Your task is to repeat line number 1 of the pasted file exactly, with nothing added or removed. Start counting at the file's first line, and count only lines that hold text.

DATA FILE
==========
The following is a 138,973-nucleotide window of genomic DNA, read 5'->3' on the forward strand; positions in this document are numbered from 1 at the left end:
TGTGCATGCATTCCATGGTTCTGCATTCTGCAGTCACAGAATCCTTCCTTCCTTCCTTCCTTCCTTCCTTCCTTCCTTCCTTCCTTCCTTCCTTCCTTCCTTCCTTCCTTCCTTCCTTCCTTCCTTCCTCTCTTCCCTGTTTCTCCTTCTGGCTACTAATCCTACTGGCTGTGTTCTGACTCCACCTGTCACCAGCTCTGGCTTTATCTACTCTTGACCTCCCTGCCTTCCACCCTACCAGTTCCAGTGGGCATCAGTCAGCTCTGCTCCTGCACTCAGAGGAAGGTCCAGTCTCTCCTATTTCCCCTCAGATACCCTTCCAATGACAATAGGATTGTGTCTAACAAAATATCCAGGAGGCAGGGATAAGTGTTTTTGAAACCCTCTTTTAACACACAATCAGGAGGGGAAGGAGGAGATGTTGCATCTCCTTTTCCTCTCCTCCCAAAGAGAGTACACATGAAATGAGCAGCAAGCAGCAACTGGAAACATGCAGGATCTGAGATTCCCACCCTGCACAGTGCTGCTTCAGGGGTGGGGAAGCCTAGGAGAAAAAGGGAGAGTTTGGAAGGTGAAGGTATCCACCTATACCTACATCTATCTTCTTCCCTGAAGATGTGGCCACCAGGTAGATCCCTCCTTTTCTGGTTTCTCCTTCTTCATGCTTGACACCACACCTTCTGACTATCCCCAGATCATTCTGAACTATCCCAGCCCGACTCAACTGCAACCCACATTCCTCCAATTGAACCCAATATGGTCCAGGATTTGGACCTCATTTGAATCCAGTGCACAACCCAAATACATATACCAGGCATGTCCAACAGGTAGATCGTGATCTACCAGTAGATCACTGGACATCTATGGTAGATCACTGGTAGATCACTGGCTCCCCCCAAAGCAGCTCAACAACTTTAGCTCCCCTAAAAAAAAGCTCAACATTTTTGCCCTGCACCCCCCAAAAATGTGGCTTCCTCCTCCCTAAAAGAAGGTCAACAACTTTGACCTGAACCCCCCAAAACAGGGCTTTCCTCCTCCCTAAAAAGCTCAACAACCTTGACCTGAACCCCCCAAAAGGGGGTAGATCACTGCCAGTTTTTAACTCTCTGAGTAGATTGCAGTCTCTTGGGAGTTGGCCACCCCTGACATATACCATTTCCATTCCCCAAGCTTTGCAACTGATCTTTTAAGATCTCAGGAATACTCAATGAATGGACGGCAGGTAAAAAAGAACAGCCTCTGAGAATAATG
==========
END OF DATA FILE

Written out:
The following is a 138,973-nucleotide window of genomic DNA, read 5'->3' on the forward strand; positions in this document are numbered from 1 at the left end: